Most cats I have known hate upheaval more than anything and would have disappeared for the full duration of the mess.  This one was gone during the day, but in the evenings she would come right back and settle on her canvas chair, unworried by the changed landscape and the rotten boards, rusty deck nails, and rescued plants cluttering up the porch.  Last night I was walking around the piles of dirt to show Der Mann all the places the excavator ignored the markers his boss set out.  (Der Mann is going to stay home from work this morning to have a word with the boss.  The digging his crew does today it is our last chance to save ourselves days of  backbreaking labor with a shovel to clean up the places they went wrong.)  I was not in a happy mood.  Suddenly the cat trotted up to me as if to say.  “Well, here I am.”  Expecting me to be pleased.  And I sort of was.  We let her in the house and went over to tell our neighbor that we’d take her.

Note to Self

June 4, 2009

Note to self:

Next time a misbehaving half-grown cat tries to adopt you, get her spayed immediately, even though you’re not sure you want her and she is far to young to have kittens.  She may turn out to be one of those, “but in some cases as young as 4 months” cats you’d never heard about.

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I’m Traumatized

June 3, 2009

Reading is not enough to keep my mind off the destruction outside. They started it yesterday.

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One thing I noticed as I was taking the “before” pictures is that it is almost impossible to capture topography with a camera. The flattening effect of photography. I think painting and drawing do a lot better.

Anyway, they are digging great honking mountains of dirt out of our yard with Big Machines. Pretty much no area of our lot will be untouched.  They are going to dig deeper than what you see now, too. My front yard will be a pit when they’re done. I’m thinking a drawbridge and a crocodile moat would be about right.

A long series of events led to this. At first we thought the “slight negative grading” around the foundation that the inspector mentioned could be corrected with shovels and wheelbarrows and our own muscle. Then we discovered what a mess the soil was. Beyond awful. The house is 96 years old, but most of the dirt is much newer. Generations of yahoos thought the answer to the fact that it was built on a slope was to haul in truckloads cheap fill and gravel and at various times, allowing them more places to park their cars. The fill caused water to flow toward the basement. In one place, right under a mis-laid pipe from the downspout, a non-draining cinder block retaining wall held it against the foundation like a dam.

We only discovered the extent of the water problem when we started taking down the raw, cheap tongue-and-groove that had been nailed to the basement ceiling and the 1/4 inch unfinished plywood that had been nailed to the sheet rock walls as wainscotting. We knew about the small moldy wall by the cinder-block dam, but we thought the rest of the basement was okay. They had done such horrible things to the rest of the house for no apparent reason–except possibly laziness–that we were willing to believe they had gone crazy with the rough wood in the basement both because they had no taste and found it easier to use a nail gun than to sand and paint the sheet rock. We called it The Man Cave and laughed, thinking it would be an easy fix–at least compared to the rest of the house.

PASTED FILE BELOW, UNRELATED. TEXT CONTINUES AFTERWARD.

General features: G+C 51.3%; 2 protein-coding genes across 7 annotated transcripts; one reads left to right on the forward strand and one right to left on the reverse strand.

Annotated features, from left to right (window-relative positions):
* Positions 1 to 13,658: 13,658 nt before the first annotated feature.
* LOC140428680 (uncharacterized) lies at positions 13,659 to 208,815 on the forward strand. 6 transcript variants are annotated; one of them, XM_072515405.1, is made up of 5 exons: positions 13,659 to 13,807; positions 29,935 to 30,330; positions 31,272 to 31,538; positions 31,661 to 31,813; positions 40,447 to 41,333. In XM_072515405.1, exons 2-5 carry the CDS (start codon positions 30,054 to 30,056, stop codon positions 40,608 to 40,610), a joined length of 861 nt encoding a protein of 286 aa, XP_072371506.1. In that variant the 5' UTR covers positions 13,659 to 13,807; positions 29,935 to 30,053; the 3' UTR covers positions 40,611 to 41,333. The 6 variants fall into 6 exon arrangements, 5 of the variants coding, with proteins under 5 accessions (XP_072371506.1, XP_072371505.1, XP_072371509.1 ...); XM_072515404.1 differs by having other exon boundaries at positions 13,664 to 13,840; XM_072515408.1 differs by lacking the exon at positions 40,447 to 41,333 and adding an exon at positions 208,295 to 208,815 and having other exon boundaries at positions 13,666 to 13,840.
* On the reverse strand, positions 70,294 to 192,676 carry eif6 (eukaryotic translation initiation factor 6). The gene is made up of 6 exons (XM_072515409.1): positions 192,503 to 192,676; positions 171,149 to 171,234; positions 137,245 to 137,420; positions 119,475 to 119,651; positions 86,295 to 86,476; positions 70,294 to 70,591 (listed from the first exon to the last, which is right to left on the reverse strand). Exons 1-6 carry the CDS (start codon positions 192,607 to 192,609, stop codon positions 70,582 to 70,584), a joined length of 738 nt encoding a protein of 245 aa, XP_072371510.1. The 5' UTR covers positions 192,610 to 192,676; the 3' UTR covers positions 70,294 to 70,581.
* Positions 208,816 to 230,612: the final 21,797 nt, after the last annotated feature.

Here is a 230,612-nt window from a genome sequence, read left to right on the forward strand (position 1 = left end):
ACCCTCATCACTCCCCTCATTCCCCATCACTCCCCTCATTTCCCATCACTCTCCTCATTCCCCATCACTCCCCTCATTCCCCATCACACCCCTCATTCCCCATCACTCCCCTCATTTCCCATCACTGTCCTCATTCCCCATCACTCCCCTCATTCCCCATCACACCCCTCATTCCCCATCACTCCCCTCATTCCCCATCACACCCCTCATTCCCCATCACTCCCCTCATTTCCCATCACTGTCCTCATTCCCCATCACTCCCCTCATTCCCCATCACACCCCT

But no. The basement had only been finished recently, and it turns out the former owners didn’t use any kind of a moisture barrier–the studs were in direct contact with the foundation and floor. Naturally, the walls were soon infested with mold. What to do? Cut the sheetrock away to a height of two feet off the floor in a laughable attempt at mold abatement, then cover the gaping holes holes in the sheet rock and moldy studs with plywood to fool prospective buyers.

Then didn’t we feel dumb! We were even looking for mold when we first came to look at the house.  I thought my bloodhound-nose for mold was infallible.  Because of the moldy farmhouse we lived in, and my resulting allergies and first-hand knowledge of the near impossibility of eradicating mold, it was our deal-breaker.  Only it didn’t.

My dad is going to help us re-frame the whole basement. Or rather, help Der Mann do it, because my allergy is really bad. Just the one patch we uncovered has made it hard for me to spend time there. I try to run up and downstairs with my loads of laundry before I start to cough.

We reasoned that it wouldn’t to do any good to re-frame the basement if ground- and roof-water was still being directed toward the foundation. That’s where the big machines come in.  I would have liked a cheaper and less intrusive fix, but once I started looking at the lay of the land, I could see it just wasn’t possible. In order to take away as much dirt as you need to take here, you have to take even more there. Which is basically what the experts said.

Also, we have to unbury the porch to keep it from rotting, which meant removing the cement walkway that led to the buried porch.

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The only good part about this mess is that there was no remainder of the original landscaping to worry about, after the depredations of the former owners. I love old gardens. It would have been hard for me to make the decision to grade properly if it had involved tearing out antique snowball bushes, bridal wreath, lilacs, or the decendents of flowers and herbs planted back when the house was new. (Actually, I should correct myself. There is one old Rose of Sharon and one lilac. Luckily, they are in places where the machines can word around them (knock on wood).

I am learning that it is hard to communicate with equipment operators. I’m having the opposite problem from what I expected: it’s hard to get them to take away as much dirt as needs to go, as much as they agreed to (I thought.) I say 4 inches, they take 2. I’m afraid this is because we chose to pay a set price, rather than hourly plus dump fees–and they had already underbid the job in their eagerness to get work. The more dirt they take away, the less profit. Politeness plus directness seems not to be effective. It’s like I’m talking to the air, if the air could get annoyed. Maybe they are so used to bullying and cajoling, that unless I bully and cajole, they think I’m not serious?

One, maybe two more days of this.